Form over Use: Form-Based Codes and the Challenge of Existing Development
Woodward, Katherine A., Notre Dame Law Review
My grandmother spent most of her adult life in Brownsburg, Indiana, a suburb of Indianapolis. When she first moved there in the 1950s, it was a traditional American small town. There was one stoplight at the corner of Main and Green Streets, with a two-block downtown area featuring a bank, a mom and pop drug store with a soda fountain, a movie theater, a restaurant, a bar, and a cafe. Just a few minutes' walk down the sidewalk was the public library. The owners of these downtown businesses lived above their stores in apartments. My grandparents' first house was on O'Dell Street, a residential, tree-lined street within walking distance of the downtown area. Everyone knew everyone, and my mother complained that she couldn't go to the drug store without her parents hearing about it from nosy neighbors.
Over the years, however, more and more cars began crowding the narrow streets, and a one-stoplight town became two, then four. My grandparents moved to a house a mile outside of town, surrounded by cornfields, to get away from the traffic and noise. Eventually, the buildings at Main and Green were razed to make room for expanding streets, and the library was moved to the far end of town. In their place, large shopping centers with huge parking lots were built. No one walked on the sidewalks anymore because everyone needed a car to get where they wanted to be in a practical amount of time. The town began to sprawl out in cookie cutter subdivisions, office parks, and strip malls. For most of my childhood, my grandmother complained about all the "new folks in their ugly houses" and the "endless construction" in town, but was mostly immune to these changes in her little house amidst the cornfields. Then, a farmer nearby sold his lot to a developer who would build another subdivision, and another farmer across the street sold his lot to a church. Sprawl had finally come to her backyard.
Today, on the corner of Main and Green Streets, there is a CVS on one side with a large, and usually empty, parking lot, and a bank on the other with an equally large, empty parking lot. In fact, in Brownsburg's new proposed zoning ordinance, over eleven pages are dedicated to parking standards and requirements alone. (1) The town is dominated by big box retail stores, fast food restaurant chains, and large thoroughfares allowing residents to travel in their cars from home, to work, to school, and to shop. In fact, they cannot get to any of these locations without traveling in their car.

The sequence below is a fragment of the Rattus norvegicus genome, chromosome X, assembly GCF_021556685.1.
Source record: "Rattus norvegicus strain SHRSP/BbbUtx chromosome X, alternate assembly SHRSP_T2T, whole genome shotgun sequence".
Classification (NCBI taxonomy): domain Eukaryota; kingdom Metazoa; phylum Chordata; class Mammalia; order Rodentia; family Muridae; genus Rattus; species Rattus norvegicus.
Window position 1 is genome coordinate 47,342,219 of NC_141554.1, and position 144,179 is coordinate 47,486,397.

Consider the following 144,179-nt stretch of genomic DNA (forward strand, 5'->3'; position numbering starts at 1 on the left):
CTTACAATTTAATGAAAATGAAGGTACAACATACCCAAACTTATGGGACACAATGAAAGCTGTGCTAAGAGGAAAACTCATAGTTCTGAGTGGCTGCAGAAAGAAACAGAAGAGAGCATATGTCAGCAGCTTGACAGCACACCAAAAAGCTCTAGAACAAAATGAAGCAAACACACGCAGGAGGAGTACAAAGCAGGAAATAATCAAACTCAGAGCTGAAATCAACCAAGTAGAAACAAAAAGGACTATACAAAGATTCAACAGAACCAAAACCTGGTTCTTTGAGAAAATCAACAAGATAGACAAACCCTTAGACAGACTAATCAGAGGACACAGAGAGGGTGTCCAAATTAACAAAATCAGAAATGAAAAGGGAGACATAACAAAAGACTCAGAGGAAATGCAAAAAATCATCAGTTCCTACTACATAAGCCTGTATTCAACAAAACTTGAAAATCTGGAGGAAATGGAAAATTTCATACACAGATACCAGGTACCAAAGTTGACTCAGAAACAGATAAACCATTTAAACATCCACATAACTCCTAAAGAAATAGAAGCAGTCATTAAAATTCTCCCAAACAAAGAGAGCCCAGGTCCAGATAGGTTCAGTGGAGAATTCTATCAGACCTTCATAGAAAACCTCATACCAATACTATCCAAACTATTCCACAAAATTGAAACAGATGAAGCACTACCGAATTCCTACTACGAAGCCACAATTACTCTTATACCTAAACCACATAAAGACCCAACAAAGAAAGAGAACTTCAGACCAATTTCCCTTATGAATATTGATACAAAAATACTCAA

The reason Brownsburg has transformed from the cohesive, community-oriented small town it used to be to the sprawling, commercial, unremarkable place it is now is conventional, or Euclidean, zoning ordinances. By mandating single-use zones, such as residential, commercial, and office, and creating stringent setback, parking, and low-density requirements, conventional zoning incentivizes towns to spread indefinitely, often without a comprehensive plan in mind. (2) This spread then requires amply wide roads to accommodate the amount of resulting traffic, which is unsafe for pedestrians-and daily needs are usually so far away that they are not walkable at any rate--thus, a car-centric, rather than pedestrian-centric, culture results. (3)
If my grandmother were around to see Brownsburg today, she would probably say she liked it better the way it was in the 1950s. And the New Urbanists, proponents of the new zoning alternative called form-based codes, would agree with her. The New Urbanism movement grew "out of widespread dissatisfaction with suburban sprawl," and advocates high density, mixed-use development in place of conventional zoning's low density, single-use pattern. (4) The choice, as New Urbanists see it, is between "either a society of homogenous pieces, isolated from one another in often fortified enclaves, or a society of diverse and memorable neighborhoods, organized into mutually supportive towns, cities, and regions. …